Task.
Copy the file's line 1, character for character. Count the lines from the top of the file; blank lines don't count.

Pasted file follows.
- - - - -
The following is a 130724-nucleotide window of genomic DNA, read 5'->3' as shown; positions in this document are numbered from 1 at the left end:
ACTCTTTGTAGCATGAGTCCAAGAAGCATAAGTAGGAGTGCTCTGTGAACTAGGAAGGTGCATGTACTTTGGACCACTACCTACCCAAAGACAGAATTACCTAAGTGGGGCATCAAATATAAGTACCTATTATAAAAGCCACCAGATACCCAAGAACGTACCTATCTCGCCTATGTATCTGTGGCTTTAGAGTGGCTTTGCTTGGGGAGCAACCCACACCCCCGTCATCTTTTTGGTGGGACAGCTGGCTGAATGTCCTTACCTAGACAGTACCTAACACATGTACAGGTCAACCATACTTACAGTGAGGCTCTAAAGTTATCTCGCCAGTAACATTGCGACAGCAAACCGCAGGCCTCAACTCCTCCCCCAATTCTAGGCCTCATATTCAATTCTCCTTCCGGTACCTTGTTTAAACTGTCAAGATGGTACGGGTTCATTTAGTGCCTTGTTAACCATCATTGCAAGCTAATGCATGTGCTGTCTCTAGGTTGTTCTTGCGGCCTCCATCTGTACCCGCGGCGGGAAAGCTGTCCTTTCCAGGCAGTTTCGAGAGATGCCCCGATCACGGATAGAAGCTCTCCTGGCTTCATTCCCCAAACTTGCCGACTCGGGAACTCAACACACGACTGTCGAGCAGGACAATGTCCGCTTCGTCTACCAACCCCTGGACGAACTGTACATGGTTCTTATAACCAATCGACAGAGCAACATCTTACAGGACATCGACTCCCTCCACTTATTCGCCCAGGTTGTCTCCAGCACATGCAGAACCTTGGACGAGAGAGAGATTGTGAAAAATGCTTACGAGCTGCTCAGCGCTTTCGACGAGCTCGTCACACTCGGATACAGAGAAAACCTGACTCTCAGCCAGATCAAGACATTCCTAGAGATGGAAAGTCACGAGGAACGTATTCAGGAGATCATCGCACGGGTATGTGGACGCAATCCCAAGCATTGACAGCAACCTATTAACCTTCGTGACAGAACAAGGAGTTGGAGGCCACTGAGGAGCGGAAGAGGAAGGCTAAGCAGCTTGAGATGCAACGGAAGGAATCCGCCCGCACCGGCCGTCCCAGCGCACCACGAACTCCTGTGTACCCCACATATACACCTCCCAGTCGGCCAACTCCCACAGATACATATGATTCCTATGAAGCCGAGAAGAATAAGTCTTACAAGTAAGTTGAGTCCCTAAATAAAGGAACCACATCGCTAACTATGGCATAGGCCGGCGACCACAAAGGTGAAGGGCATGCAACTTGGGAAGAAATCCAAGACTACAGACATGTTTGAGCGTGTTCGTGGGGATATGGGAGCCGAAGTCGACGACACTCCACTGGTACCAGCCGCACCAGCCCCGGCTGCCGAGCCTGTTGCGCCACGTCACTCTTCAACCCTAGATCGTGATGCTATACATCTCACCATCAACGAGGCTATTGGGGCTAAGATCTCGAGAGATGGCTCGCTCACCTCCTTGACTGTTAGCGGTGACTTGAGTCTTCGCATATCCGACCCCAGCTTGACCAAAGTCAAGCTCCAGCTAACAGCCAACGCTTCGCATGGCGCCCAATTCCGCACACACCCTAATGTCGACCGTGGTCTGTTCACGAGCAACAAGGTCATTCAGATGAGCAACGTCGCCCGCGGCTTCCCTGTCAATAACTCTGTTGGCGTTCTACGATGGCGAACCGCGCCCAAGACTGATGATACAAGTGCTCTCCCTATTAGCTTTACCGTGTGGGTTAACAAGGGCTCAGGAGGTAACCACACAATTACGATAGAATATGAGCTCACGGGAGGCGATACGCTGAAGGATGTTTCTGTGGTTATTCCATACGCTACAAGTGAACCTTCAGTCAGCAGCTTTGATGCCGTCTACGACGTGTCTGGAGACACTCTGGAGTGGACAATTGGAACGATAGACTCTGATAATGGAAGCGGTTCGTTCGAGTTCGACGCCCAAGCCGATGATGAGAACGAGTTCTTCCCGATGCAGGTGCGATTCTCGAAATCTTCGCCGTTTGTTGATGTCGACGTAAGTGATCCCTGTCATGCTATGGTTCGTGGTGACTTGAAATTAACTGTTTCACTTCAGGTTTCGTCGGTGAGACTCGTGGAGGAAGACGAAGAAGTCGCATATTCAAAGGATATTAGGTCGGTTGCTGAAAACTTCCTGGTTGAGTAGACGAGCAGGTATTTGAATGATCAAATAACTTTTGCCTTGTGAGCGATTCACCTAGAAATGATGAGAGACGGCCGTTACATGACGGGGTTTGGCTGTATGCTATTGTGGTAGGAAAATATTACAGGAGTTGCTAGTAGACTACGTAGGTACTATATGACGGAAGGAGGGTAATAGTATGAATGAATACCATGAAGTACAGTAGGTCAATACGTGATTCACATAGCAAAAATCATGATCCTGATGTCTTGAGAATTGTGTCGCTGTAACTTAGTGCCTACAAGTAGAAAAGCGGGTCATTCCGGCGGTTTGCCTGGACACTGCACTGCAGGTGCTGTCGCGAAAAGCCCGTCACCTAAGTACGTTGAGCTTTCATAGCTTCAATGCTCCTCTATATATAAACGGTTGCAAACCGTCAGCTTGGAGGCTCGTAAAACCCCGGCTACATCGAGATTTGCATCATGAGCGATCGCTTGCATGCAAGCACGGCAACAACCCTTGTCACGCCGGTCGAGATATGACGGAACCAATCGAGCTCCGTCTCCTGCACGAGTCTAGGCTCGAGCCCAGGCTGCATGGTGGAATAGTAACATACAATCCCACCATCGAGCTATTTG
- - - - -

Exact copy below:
The following is a 130724-nucleotide window of genomic DNA, read 5'->3' as shown; positions in this document are numbered from 1 at the left end: